you click on a coloured block to make it and any of its neighbours (and any of their neighbours) of the same colour disappear, generating a hole, into which blocks above fall. If the result of a 'clearing' leaves a blank column (or columns) the blocks to the right of the column all shift left (to move the empty space to the far right). If there are any difference between your implementation and this outline, could you elaborate on them please?

My thoughts as to a solution method go down two lines. One is to use a branch and bound type optimisation strategy with the tree search and the other is to implement a pattern based solver that incorporates delay learning. I'd probably lean toward the former, although the latter might be more fun to design.

Cheers,

Timkin

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I changed my program to handle your grid. I am not 100% sure it is working correctly. A quick search found a score of 1602. This is 200 less than your score. Do you add a bonus for clearing the board?

Searching a little deeper I found 1658. A much deeper search yielded 1776.

I can verify your score if you can supply the moves for your solution.

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Hi. I'm very sorry for not saying this earlier but yes there is a 1000 point bonus for clearing the board, without the 1000 point bonus my algorithm would rarely score over 1000 :(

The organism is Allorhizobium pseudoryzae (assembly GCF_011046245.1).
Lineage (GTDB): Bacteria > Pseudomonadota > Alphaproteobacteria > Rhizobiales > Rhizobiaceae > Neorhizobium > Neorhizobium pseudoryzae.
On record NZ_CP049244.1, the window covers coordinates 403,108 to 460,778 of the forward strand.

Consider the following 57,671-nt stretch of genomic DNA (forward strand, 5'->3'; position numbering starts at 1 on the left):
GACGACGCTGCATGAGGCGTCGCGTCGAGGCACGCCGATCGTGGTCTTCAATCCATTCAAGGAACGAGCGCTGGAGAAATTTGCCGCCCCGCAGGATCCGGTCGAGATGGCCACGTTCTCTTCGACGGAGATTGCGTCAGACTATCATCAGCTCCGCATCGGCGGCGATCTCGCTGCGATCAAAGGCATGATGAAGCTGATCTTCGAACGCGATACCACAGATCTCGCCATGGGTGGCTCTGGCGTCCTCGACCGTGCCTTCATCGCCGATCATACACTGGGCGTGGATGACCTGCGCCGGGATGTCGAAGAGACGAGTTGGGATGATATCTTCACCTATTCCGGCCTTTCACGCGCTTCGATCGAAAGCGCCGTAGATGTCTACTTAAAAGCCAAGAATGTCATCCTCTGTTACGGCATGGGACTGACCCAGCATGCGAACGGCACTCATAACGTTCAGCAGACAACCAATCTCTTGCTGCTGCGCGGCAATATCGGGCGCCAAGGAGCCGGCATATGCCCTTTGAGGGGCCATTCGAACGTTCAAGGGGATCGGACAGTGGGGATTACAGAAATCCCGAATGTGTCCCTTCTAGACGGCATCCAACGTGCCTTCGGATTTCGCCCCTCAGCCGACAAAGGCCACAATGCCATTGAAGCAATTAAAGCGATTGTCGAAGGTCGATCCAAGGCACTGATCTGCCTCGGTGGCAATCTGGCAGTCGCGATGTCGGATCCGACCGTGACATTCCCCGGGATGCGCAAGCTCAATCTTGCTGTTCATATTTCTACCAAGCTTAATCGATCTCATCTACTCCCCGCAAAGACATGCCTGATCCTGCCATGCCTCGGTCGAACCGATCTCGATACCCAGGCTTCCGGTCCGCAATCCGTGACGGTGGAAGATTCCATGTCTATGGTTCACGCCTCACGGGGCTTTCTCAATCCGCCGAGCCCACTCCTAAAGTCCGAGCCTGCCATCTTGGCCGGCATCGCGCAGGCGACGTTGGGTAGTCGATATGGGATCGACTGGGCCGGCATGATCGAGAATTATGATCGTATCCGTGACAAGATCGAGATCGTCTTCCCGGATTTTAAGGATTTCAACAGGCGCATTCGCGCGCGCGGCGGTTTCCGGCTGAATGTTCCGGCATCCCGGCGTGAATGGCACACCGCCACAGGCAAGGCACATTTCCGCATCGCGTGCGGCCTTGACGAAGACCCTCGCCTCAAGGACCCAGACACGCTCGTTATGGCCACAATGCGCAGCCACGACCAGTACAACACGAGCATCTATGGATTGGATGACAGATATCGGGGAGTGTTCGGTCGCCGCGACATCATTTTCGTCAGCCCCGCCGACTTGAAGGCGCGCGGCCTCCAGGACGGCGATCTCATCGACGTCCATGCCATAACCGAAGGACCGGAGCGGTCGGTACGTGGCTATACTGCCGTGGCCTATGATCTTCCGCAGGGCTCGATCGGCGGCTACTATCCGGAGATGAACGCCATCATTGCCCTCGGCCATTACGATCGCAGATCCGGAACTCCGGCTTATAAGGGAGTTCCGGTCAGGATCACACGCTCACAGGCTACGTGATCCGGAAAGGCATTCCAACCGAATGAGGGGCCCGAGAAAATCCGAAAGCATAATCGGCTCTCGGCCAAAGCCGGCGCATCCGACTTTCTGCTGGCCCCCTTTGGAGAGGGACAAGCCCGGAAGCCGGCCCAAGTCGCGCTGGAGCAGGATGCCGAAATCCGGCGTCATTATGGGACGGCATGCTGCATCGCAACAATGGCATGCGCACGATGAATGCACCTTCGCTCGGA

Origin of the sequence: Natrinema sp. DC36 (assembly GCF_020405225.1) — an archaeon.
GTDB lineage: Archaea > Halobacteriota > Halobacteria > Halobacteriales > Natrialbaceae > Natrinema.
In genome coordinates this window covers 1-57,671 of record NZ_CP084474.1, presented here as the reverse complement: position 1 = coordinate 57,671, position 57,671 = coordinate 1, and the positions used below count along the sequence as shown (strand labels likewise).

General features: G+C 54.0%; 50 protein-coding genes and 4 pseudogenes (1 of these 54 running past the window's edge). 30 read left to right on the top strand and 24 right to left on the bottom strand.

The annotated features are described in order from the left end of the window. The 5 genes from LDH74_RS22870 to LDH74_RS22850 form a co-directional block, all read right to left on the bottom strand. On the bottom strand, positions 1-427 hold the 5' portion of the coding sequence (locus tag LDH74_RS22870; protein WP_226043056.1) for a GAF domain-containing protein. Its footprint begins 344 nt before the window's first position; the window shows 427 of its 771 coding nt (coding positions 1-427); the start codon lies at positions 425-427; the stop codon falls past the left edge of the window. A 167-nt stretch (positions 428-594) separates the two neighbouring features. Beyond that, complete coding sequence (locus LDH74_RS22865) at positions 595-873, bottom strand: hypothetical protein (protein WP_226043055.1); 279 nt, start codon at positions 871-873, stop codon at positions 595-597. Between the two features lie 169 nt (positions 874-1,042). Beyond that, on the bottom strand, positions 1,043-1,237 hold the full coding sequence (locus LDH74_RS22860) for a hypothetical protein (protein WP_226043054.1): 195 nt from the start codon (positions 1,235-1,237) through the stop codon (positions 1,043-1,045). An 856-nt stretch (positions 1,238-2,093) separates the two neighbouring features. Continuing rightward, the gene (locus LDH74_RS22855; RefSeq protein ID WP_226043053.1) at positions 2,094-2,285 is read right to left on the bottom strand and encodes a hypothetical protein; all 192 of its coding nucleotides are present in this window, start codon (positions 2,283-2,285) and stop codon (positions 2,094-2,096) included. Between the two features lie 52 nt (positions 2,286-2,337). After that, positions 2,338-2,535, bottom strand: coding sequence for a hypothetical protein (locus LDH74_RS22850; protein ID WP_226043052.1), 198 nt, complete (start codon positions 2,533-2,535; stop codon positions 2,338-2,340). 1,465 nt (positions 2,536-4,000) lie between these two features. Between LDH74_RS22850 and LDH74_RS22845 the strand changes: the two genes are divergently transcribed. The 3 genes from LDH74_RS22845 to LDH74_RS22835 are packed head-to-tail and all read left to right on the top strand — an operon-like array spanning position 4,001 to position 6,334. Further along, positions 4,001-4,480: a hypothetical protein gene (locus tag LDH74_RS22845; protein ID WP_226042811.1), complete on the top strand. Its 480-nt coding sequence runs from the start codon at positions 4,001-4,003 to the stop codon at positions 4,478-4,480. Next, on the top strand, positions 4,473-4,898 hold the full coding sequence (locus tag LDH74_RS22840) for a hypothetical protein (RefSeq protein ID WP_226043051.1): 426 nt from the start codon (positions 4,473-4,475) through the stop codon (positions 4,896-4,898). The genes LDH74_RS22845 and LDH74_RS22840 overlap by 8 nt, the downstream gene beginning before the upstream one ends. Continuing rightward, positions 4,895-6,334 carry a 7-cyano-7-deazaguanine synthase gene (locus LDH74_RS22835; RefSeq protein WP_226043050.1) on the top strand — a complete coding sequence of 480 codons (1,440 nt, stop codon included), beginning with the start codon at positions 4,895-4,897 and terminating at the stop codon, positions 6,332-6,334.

Thanks for your post timkin. There is one slight difference between my implementation and yours in that when squares are clicked on, the blocks above the column are shifted downwards to fill the blank, and then the blocks to the right are shifted left to fill blanks.

Our algorithms lecturer tried teaching us a branch and bound technique last term so maybe it would make sense for me to try implementing this first but a pattern based solver does sound a lot more fun!

If anybody is interested in swapping any psuedocode for their similar games then I would be happy to see what else is out there, just PM me and I'll sort out my design documents :)

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Can anyone verify my best game on that grid? Coordinates (1,1) correspond to the top left corner.

(1,3) (4,9) (6,2) (4,10) (3,9) (8,2) (14,9) (10,6) (1,7) (5,9) (15,4) (14,8) (10,5) (6,6) (10,7) (16,7) (11,6) (2,7) (1,8) (3,8) (12,9) (16,6) (10,9) (15,10) (3,8) (12,4) (9,8) (5,10) (11,5) (13,10) (8,5) (10,9) (10,9) (11,9) (11,9) (9,10) (13,7) (10,8) (4,9) (10,9) (7,5) (1,7) (2,9) (6,8) (4,10) (3,10) (3,10) (4,9) (1,10)
score: 1892

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Sorry alvaro, I got lost on your fifth move, I could not see how i could make the move (3,9). Just had a thought, why not put up my test program so far so here it is: